Moreno may be right that the active involvement of civilian scientists in the development of military applications of neuroscience is far less dangerous than allowing these applications to developed completely within the military, but I am far less sanguine than he is that the best norms and practices of science will withstand the pressures of involvement with the military. If the history of ethical catastrophes in science proves anything, it is that the ethical norms of science are fragile and vulnerable, and that under pressure from entanglement with government and corporate interests make academic scientists all too likely to abandon their commitment to transparency, the ethical treatment of research subjects, and other norms and values of the humane practice of science.

Whether you ultimately agree with Moreno’s conclusions, he is surely right about the dangers and dilemmas ahead, and the need for scientists and the public to remain awake and ethically engaged with neurosecurity.

Book Review – Richard Noll, American Madness: The Rise and Fall of Dementia Praecox (Harvard 2011)

Reviewed for the h-madness blog. 

As indicated by the controversies swirling around the proposed revisions of the American Psychiatric Association’s Diagnostic and Statistical Manual of Mental Disorders due to be published next year, psychiatry is probably more concerned with the categorization of diseases under its purview than any other medical specialty. Yet solid knowledge of the causes and precise pathological mechanisms that might define mental illness remains more elusive than with any other sort of human affliction. In this richly detailed book, Richard Noll explores the historical predicament of psychiatry through the efforts of America’s early twentieth century psychiatric elite to integrate their field with the main currents of an emergent scientific medicine by creating a scientific classification of mental illness.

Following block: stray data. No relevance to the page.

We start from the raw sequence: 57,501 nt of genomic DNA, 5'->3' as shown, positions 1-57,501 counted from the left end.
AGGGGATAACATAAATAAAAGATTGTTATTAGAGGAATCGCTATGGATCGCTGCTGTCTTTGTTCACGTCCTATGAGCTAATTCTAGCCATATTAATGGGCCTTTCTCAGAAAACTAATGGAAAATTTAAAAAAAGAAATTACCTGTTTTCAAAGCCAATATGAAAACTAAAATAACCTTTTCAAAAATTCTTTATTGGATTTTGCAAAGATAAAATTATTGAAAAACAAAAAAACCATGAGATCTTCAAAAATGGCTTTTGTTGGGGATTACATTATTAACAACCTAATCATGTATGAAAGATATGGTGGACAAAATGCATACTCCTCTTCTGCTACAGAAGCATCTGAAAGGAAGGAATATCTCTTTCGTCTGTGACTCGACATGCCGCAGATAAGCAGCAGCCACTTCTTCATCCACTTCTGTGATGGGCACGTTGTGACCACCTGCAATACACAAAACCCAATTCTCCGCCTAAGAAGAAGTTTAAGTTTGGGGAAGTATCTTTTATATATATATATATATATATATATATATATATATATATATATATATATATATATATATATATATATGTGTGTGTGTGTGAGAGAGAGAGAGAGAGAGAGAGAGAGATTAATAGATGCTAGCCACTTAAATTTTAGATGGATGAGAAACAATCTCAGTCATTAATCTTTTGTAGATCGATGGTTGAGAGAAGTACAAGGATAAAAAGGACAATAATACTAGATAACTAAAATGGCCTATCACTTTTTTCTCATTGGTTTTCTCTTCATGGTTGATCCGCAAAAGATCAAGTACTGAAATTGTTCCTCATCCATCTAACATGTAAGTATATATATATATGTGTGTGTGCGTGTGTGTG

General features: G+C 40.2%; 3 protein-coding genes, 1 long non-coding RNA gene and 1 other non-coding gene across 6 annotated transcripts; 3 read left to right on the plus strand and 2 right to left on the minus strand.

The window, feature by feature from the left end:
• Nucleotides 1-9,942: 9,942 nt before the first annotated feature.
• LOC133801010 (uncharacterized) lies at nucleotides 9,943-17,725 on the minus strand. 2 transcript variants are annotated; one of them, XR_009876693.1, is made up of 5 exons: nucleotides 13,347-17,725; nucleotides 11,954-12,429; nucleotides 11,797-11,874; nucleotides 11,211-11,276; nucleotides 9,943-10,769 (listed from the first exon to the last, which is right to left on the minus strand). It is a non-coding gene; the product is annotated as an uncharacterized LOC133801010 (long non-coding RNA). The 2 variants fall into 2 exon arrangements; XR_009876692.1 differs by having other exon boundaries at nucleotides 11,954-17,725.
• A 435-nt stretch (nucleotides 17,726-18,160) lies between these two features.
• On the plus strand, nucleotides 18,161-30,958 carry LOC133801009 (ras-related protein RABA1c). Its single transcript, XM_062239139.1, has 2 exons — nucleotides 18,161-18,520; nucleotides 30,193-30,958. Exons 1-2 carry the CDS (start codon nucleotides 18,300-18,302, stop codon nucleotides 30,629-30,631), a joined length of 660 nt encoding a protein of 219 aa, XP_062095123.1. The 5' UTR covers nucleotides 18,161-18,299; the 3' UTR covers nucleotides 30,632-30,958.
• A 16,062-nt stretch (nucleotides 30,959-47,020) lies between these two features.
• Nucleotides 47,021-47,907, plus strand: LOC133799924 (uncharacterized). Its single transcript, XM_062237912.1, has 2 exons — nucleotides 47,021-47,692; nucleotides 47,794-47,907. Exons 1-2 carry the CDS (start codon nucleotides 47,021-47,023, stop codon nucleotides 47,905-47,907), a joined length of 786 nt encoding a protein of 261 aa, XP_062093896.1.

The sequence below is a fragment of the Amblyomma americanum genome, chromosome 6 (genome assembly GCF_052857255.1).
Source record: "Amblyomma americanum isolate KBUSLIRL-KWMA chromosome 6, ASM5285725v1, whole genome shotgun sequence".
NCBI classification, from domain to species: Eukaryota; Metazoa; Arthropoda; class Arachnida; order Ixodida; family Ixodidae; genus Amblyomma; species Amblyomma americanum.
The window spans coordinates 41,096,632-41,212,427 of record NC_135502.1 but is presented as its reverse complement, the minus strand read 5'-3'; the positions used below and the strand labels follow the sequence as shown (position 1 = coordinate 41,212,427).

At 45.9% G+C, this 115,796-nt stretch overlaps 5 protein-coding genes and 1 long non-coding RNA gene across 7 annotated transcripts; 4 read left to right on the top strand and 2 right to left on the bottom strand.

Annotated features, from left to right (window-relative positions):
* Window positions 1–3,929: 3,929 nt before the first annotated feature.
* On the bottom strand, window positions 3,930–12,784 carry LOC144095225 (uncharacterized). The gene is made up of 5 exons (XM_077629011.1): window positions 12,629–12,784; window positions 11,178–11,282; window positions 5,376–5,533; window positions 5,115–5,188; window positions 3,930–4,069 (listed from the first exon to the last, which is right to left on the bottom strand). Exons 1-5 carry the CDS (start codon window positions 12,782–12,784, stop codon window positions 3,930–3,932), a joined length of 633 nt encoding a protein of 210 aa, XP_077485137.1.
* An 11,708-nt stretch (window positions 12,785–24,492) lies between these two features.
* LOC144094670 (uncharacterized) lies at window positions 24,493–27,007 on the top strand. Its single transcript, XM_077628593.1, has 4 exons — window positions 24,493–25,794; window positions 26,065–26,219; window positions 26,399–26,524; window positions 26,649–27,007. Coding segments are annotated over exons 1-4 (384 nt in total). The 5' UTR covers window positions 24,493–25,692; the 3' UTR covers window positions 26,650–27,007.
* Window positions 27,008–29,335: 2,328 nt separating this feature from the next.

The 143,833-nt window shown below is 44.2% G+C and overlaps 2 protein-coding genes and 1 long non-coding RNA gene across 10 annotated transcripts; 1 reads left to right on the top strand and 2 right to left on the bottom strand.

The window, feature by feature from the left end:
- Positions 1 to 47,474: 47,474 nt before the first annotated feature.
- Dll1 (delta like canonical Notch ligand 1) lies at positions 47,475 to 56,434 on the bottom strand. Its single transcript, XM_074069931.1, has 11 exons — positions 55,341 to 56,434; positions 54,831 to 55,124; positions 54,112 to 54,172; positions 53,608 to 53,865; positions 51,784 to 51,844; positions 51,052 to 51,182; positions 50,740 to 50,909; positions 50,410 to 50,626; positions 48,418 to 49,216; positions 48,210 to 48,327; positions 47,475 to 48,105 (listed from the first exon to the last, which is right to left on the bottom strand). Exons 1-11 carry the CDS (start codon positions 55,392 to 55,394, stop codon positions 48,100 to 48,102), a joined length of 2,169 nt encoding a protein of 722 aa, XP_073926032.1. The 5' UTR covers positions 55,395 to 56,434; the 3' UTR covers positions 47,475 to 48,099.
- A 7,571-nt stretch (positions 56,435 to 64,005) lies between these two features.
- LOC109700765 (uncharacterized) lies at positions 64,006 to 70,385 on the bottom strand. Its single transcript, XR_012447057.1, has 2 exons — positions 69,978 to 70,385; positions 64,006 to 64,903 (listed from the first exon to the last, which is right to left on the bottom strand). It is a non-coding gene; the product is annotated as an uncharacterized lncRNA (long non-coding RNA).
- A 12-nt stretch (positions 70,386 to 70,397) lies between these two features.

Read full review on h-madness. 

The Neuroscientific Turn: Transdisciplinarity in the Age of the Brain

Book Announcement

Cover Image for The Neuroscientific Turn

Neuroethics, neuroeconomics, neurohistory, neuroliterature, neuromarketing, neurophilosophy, neuropolitics. We are well beyond the decade of the brain, and deep into the era of the neurologism. Is there any field of human knowledge  or endeavor which has not sought enhancement by adding the prefix neuro?

Melissa Littlefield and Jenell Johnson  have put together what looks like an intriguing and important tour of  the  emerging cultural neuroterrain: fourteen essays by a diverse array of scholar from the humanities, social and the neurosciences.

Full description and table of contents from the University of Michigan Press.

Pe-order from Amazon.com